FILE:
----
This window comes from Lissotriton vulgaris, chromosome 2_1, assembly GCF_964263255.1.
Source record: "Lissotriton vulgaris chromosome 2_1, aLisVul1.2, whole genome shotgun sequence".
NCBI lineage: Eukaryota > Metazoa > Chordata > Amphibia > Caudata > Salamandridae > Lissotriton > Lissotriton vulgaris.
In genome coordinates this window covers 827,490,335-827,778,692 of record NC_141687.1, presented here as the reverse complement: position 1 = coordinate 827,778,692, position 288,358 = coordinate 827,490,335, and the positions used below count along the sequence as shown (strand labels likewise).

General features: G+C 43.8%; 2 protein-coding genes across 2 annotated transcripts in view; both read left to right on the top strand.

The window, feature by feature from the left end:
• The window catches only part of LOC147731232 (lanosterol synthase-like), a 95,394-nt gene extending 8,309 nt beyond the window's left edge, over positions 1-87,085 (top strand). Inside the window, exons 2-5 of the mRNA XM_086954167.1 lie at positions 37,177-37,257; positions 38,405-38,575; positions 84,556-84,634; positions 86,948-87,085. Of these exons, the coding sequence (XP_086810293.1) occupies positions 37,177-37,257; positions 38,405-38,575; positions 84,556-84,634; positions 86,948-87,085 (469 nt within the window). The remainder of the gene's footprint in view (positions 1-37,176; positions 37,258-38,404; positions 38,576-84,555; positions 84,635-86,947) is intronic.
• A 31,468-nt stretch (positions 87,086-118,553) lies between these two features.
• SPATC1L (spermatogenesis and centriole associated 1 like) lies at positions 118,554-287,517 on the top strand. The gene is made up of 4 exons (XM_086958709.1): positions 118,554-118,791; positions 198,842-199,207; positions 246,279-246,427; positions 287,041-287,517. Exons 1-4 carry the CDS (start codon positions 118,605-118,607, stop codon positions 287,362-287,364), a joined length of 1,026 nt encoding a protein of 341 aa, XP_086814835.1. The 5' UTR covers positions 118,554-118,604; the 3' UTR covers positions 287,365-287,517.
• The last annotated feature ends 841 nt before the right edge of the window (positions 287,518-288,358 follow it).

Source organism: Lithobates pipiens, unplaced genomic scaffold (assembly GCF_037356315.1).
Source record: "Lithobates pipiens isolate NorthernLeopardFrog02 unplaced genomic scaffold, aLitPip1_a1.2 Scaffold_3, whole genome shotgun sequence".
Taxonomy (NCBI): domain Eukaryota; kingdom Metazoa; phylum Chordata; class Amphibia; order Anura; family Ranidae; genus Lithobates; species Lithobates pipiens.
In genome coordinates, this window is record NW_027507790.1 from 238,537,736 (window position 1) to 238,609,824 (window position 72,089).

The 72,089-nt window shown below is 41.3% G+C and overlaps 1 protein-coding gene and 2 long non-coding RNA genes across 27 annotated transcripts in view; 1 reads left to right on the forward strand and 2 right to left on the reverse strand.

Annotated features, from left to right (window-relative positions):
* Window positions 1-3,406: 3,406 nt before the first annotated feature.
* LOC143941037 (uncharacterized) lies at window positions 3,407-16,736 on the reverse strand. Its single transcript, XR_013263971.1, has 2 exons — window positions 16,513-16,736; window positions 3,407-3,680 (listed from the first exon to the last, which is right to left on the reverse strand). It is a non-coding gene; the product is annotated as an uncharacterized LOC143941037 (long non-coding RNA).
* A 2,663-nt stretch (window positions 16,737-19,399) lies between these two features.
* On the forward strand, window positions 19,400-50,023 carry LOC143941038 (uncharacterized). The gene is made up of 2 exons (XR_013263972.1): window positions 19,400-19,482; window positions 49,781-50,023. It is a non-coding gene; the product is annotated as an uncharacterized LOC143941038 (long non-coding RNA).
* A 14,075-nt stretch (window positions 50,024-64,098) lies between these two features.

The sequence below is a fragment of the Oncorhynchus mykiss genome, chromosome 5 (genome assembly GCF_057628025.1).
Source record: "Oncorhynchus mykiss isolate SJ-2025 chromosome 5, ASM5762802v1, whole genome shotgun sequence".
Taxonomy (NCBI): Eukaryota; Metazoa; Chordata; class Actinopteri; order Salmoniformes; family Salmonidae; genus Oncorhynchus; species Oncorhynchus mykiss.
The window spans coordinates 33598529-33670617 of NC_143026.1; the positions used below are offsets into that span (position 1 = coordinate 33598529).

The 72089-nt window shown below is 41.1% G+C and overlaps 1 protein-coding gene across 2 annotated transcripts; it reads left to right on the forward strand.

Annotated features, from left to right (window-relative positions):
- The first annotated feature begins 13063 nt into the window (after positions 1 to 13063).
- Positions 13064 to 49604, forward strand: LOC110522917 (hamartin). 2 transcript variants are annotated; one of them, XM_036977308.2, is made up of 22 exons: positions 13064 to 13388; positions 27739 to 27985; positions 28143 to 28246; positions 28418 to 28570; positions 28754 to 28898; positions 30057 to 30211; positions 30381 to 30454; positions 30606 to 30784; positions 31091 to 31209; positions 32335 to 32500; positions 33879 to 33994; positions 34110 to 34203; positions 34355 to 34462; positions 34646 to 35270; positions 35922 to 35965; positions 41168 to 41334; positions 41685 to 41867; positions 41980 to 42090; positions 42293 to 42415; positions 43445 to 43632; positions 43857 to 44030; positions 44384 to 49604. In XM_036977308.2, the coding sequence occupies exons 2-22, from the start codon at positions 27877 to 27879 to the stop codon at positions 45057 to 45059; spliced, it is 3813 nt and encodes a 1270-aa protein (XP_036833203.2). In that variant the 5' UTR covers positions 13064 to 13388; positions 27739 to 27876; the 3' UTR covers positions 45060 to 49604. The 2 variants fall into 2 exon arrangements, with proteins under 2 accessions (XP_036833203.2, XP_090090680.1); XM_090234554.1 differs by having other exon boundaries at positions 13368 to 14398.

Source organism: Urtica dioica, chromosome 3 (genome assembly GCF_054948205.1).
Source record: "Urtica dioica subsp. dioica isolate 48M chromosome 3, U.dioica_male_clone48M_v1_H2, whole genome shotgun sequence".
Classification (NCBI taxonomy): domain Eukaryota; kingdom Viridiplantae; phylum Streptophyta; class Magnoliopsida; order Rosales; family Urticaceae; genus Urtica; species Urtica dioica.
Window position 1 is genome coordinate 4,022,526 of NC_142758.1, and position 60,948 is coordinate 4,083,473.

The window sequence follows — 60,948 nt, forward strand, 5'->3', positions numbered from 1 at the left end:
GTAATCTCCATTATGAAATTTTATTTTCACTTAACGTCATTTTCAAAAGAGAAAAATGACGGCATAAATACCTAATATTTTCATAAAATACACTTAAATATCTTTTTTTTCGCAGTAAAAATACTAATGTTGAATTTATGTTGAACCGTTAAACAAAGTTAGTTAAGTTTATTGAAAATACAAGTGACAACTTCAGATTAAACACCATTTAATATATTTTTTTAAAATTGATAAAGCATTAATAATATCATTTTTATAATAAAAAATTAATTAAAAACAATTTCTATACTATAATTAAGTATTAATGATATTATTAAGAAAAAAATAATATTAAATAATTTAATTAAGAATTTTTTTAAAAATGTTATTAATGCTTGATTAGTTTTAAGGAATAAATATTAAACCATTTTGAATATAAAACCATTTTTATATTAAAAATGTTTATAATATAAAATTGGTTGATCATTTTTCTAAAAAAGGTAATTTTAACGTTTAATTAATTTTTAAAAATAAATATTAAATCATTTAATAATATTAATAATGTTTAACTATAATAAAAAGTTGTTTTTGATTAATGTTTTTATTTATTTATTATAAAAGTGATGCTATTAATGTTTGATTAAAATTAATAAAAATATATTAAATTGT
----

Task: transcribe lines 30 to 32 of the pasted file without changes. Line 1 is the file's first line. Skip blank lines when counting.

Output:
Source organism: Urtica dioica, chromosome 3 (genome assembly GCF_054948205.1).
Source record: "Urtica dioica subsp. dioica isolate 48M chromosome 3, U.dioica_male_clone48M_v1_H2, whole genome shotgun sequence".
Classification (NCBI taxonomy): domain Eukaryota; kingdom Viridiplantae; phylum Streptophyta; class Magnoliopsida; order Rosales; family Urticaceae; genus Urtica; species Urtica dioica.